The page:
Baby Brain versus the Fuzz

I noticed the cop behind me when I glanced in my rear-view mirror. Sure I was speeding, but only a little. It’d be fine. Someone else’s car drove out of a street on the right too slowly, and I braked in a smooth and safe manner. Everything was going well.

The slow driver pulled up at a set of traffic lights, and I pulled up on their right, not wanting to continue driving behind them. I noticed the cop pulling up on my right (the turning lane) and felt the quiet relief that all upstanding citizens feel when the fuzz leaves the immediate vicinity.

Someone beeped. I looked at the car to my left, wondering if they were so stupid they thought I’d done something wrong. No; it wasn’t them. I glanced right. Surely the police weren’t beeping me? That was just silly.

OR WAS IT!?!?!?!

He beeped again, and motioned for me to wind down my window.

“Your registration sticker is out of date,” he said – in the usual copper monotone, just a shade deeper than the average male voice.

I looked at the lime-green sticker and then back at him, remembering a vague feeling of guilt back when the registration was due – such a long time ago. But I’d paid it – of course I had. “We’re definitely registered,” I told him.

“Pull up somewhere ahead so we can talk,” he said.

I nodded, and watched for the green light.

He followed after me with lights flashing until I pulled over onto the side of the road, wondering if pulling over onto the shoulder was illegal. Was it illegal sometimes, but not for an emergency? Was this an emergency? Should I keep driving until I found a better place to pull over – or would he think I was trying to make a hasty getaway?

I turned off the car and made as if to get out – the shoulder was narrow, and if he wanted to talk to me he’d have to stand in the road.

“Get back in the car,” he said.

I got back in the car, and turned the key so I could open the window (which is electric). The car alarm immediately went off, screaming at that piercing frequency so beloved by insomniacs everywhere. I fumbled for the alarm button, pressed it – nothing. That’s right: I had to turn the car off first.

I turned the car off. I turned the car alarm off with the button. I pressed the button again to de-arm the car. I turned the electrics on. I wound down the window. I switched off the car again.

“Your registration sticker has expired,” said the cop, ignoring my display of incompetence. “Is this your vehicle?”

“Yes,” I said. “But we paid. We always pay.”

“Wait here.”

He went and checked a database. I checked my scrawled notes at the back of my diary. “Car rego” was in my list of large expenses for the month of May – specifically, May 18th. I’d ticked it off, indicating that it had been paid. Thank the cosmic bunny I write everything down. That tick reminded me – the vague guilty feeling was because I’d paid it only one day before it was due – not allowing enough time for the new sticker to arrive before the due date. But the sticker should have simply arrived automatically in the mail. That’s what rego stickers do when you pay rego.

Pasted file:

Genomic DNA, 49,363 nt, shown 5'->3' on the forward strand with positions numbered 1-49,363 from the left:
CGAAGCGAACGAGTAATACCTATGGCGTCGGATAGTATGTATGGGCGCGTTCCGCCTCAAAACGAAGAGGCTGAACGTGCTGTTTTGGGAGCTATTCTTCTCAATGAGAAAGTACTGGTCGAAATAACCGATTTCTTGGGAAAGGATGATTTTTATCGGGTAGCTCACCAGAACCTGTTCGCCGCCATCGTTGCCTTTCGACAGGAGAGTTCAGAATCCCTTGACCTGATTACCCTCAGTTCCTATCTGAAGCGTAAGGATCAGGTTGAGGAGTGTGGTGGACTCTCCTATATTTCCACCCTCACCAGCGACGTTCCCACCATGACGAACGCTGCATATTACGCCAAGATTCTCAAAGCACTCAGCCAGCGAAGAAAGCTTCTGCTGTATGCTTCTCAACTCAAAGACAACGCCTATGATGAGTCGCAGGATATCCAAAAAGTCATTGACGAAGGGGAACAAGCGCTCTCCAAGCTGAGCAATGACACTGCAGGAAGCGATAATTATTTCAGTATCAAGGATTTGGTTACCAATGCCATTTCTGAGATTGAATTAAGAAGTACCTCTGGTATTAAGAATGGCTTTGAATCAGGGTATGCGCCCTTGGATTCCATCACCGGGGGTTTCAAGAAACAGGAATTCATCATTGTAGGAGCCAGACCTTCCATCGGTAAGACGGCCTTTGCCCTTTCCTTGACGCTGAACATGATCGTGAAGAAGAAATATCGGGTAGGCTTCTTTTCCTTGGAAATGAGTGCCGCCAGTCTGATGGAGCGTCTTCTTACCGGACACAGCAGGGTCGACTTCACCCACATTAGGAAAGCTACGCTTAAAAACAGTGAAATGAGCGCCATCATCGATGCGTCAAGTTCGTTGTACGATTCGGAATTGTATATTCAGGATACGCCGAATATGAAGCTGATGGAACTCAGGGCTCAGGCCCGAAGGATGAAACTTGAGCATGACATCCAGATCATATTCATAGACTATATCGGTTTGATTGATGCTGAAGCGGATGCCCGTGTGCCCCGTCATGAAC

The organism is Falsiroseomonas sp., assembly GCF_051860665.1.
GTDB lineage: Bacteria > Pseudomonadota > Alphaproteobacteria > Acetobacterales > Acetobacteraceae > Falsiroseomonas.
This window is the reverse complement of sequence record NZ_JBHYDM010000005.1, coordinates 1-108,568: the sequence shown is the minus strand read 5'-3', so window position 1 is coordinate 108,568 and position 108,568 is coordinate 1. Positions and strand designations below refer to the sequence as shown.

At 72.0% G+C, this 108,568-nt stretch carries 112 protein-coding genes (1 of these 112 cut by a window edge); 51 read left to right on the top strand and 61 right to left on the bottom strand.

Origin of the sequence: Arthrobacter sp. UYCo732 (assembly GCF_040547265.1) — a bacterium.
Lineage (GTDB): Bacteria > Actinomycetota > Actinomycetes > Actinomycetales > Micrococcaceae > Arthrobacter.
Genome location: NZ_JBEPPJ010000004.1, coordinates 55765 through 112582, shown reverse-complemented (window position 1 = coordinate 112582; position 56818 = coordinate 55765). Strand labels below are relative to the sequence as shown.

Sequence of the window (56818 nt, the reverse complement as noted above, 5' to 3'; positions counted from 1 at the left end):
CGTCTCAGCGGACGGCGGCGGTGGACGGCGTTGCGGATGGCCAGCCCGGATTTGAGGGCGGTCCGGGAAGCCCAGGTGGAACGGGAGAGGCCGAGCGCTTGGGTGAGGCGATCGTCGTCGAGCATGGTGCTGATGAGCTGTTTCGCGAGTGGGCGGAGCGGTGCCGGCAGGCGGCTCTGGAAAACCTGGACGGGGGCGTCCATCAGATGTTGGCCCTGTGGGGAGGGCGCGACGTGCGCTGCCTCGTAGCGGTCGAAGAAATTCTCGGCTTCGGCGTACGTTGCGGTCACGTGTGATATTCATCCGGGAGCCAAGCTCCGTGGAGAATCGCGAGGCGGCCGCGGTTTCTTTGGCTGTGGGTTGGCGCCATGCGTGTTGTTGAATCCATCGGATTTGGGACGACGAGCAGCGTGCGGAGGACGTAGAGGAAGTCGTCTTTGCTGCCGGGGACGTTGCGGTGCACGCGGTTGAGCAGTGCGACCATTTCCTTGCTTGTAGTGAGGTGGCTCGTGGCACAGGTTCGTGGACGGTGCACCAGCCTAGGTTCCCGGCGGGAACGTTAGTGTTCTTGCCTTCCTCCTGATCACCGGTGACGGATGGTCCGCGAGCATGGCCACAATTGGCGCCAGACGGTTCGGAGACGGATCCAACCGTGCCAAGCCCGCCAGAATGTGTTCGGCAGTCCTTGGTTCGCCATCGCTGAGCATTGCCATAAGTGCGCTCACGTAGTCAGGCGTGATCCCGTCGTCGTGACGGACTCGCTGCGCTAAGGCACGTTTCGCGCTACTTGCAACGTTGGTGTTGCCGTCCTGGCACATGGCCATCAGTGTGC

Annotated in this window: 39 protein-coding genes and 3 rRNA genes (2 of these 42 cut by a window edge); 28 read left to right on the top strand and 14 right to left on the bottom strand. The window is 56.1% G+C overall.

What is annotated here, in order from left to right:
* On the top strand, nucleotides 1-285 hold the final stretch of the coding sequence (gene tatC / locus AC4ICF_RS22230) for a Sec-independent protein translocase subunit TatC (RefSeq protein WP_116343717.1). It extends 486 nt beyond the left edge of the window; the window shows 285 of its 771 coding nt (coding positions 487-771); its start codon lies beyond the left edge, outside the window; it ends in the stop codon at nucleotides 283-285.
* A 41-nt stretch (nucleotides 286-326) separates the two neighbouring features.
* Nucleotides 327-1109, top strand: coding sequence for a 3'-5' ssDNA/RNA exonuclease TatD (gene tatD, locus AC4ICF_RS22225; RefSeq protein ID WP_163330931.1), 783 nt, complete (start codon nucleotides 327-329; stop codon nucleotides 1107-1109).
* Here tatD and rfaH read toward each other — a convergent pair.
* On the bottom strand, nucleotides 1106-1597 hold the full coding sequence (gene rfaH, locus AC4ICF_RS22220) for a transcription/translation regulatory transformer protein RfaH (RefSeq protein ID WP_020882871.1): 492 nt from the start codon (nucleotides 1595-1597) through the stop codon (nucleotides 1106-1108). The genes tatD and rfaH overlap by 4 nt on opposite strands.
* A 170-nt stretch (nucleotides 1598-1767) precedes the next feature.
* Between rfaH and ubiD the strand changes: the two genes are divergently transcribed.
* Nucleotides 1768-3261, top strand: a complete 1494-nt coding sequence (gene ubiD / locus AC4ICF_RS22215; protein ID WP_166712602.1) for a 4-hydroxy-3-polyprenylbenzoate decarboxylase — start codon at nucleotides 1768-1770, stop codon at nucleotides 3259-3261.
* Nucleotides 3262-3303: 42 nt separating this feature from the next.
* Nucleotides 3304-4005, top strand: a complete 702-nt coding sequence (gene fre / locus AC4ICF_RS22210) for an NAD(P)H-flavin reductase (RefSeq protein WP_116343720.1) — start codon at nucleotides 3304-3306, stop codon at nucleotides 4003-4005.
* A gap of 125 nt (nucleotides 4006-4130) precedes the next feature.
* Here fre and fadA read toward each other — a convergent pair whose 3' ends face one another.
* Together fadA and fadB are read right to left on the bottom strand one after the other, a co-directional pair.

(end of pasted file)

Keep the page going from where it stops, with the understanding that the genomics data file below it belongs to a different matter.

Apparently not this time. And it was more than just the sticker.

The cop returned.

“We paid,” I told him serenely, “on May 18th. Or a day or two before that.”

“According to the database, you are unregistered from that date.”

“Okay, so we have to prove we paid it. That shouldn’t be hard.”

“I’m very sorry about this, ma’am.”

“That’s all right,” I said, with the assurance of my tick-mark dancing before my eyes. “It’s not your mistake.” Or mine.

“Unfortunately I need to issue you with a traffic infringement until you’re able to prove that you paid. It will be for $1100.”


“You’ll need to send it in,” he said. “With that proof of your May payment.”

May, I thought. I was pregnant then.

How sick was I in May? All I remember is lying in bed trying not to vomit.

I did pay that bill. . . didn’t I?

“We won’t need to actually pay the fine, will we,” I asked him, “if we can prove we paid in May?”



“Unfortunately,” he said again, “because of our records, I can’t let you drive away until the car is registered.”

“All right,” I said cautiously. It was a sunny day, and I wasn’t going to work. I’d already taken a moment to SMS Mum and tell her I was stopped by the cops and thus running late. She was running late too, and asked if I was all right. I hadn’t had a chance to reply.

The cop gave me a number to call and pay three months’ rego over the phone. Since I don’t have a credit card, this meant calling  CJ. CJ was mildly concerned that $780 was unaccounted for and that his pregnant and ill wife was in the custody of the police beside a road somewhere, but he paid the bill and relayed back the receipt number.

At that point, I was free to go.

At Mum’s place, I checked back in the day-to-day section of my diary (in which I write EVERYTHING because I know exactly how my mind works – or doesn’t) and discovered that I had “Car rego TOMORROW” crossed out on May 17 – a second indication that I had paid the bill. My system means that if something has a single line through it, it means I have dealt with it. It’s a good system.

When I went home, I found the bill itself in my filing cabinet, marked “Paid 16/5/11” in purple pen. I had literally kept my notes in triplicate. It was very easy from there to find the receipt number.

Baby Brain: 1

The fuzz: 0

Published by Felicity Banks Books

I write books (mainly adventure fantasy for kids and young adults), real-time twittertales, and a blog of Daily Awesomeness. @Louise_Curtis_ and My fantasy ebook is on sale at

5 thoughts on “Baby Brain versus the Fuzz

  1. Yipes. Points for more coolheadedness than I’d have had in the situation. I’d have been decidedly more panicking.

    1. W: It’s a pretty good feeling when you know you’ve done nothing wrong. Cops are always nice to me, anyway.

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